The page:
Pinch-hitter Gregor Blanco contributed a single. Nori Aoki bunted for another hit. Joe Panik pulled a two-run double; Hunter Pence found the right-center-field gap for his two-run triple. Brandon Crawford, who pulled a single to right in his first at-bat, delivered an opposite-field double to left with his final swing.
The Giants occasionally have struggled to sustain offense at AT&T Park this season. But their late surge against the Braves proved that they're at least capable of using their home environs to their advantage, though it might happen infrequently.
Home and away, the Giants' offense has improved since Pence's return from a fractured left arm on May 16. Since then, he's batting .294 (15-for-51) with a .510 slugging percentage. That roughly coincides with Belt's awakening. He has hit all six of his home runs in his last 13 games since May 15. In 14 games from that date onward, the Giants have averaged 6.4 runs per game. In 35 previous games, they averaged 3.3 runs.
The Giants' improvement is so dramatic that they lead the National League with 139 runs in May.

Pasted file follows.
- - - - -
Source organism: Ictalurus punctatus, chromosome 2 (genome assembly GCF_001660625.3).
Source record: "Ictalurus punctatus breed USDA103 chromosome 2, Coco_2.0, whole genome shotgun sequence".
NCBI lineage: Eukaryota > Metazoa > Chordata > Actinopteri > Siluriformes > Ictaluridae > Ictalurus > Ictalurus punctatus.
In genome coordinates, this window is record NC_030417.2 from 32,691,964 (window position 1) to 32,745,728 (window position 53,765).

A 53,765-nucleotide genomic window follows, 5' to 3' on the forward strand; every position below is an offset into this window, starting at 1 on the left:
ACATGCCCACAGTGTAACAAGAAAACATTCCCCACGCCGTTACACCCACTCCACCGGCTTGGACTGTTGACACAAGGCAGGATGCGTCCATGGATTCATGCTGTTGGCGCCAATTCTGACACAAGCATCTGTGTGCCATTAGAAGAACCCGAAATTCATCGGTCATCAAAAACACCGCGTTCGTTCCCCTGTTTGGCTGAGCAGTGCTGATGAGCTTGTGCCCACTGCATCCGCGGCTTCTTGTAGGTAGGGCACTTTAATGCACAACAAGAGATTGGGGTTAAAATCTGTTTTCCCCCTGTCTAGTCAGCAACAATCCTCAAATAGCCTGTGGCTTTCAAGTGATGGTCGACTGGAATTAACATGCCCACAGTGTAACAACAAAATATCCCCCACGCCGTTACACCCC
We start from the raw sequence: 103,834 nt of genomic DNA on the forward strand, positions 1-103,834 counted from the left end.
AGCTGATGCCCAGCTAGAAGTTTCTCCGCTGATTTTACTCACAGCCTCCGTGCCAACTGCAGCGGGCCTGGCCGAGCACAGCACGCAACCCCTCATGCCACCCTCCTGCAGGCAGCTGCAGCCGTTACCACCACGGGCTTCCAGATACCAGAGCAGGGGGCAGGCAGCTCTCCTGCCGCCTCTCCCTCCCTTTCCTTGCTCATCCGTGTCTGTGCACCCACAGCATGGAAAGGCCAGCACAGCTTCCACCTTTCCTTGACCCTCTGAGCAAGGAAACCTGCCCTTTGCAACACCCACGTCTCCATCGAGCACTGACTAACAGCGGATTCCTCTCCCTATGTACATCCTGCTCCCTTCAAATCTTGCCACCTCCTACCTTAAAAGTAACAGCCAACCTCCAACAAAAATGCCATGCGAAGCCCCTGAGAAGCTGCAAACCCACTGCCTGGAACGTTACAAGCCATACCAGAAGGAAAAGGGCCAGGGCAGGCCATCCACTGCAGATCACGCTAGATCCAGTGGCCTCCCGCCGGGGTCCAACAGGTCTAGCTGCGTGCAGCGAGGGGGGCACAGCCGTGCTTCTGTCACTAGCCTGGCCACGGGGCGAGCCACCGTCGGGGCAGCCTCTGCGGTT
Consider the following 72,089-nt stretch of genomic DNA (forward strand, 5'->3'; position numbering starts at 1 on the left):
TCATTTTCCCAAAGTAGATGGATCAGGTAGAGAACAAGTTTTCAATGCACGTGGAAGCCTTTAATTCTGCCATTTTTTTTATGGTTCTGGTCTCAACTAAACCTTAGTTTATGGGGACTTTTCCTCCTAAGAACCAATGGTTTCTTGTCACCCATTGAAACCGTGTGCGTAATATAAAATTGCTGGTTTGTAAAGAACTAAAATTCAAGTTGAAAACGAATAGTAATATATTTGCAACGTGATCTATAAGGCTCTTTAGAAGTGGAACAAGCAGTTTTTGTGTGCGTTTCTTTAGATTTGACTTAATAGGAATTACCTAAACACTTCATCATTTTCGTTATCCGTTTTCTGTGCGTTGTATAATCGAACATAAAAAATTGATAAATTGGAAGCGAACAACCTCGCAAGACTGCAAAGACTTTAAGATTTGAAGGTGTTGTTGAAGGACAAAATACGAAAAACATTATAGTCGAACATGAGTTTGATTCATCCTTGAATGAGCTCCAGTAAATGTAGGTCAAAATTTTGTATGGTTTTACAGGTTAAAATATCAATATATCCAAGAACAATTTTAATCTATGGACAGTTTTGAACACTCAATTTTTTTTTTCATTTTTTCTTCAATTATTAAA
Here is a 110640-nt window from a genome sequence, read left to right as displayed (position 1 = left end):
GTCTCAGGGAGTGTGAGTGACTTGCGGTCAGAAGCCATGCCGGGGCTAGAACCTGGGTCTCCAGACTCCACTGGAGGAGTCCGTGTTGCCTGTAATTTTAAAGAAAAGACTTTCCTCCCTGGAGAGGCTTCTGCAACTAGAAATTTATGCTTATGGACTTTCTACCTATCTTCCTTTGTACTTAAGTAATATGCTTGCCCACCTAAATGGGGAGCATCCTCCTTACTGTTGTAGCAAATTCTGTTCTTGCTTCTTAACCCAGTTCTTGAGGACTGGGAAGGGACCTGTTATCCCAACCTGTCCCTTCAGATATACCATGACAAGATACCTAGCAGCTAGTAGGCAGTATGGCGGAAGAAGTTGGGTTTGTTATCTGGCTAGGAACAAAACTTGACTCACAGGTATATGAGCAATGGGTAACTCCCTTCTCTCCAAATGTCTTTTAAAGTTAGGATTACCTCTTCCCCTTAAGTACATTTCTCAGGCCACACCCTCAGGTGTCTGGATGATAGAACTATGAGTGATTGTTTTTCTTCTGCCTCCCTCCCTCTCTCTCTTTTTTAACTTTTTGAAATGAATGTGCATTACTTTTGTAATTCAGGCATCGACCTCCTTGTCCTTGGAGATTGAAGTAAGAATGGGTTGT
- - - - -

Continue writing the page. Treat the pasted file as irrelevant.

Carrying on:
Belt reacted to the offense's blossoming by saying, "It's probably what we thought it could be. There are a lot of good hitters on this team." In fact, each current Giants regular is batting .293 or higher.
Thursday, however, Atlanta starter Shelby Miller silenced the Giants on three hits for six innings until Belt deposited his opposite-field drive into the left-field seats. Launched high as well as deep, it didn't initially seem destined to clear the wall. But it landed several rows beyond the barrier.
"I thought it had a chance," Belt said. Referring to AT&T Park's tendency to discourage power hitters, he added, "This park will definitely make you second-guess yourself."
As the game drew to a close, there was no doubting the Giants' offense.
Chris Haft is a reporter for MLB.com. Read his blog, Haft-Baked Ideas, follow him on Twitter at @sfgiantsbeat and listen to his podcast. This story was not subject to the approval of Major League Baseball or its clubs.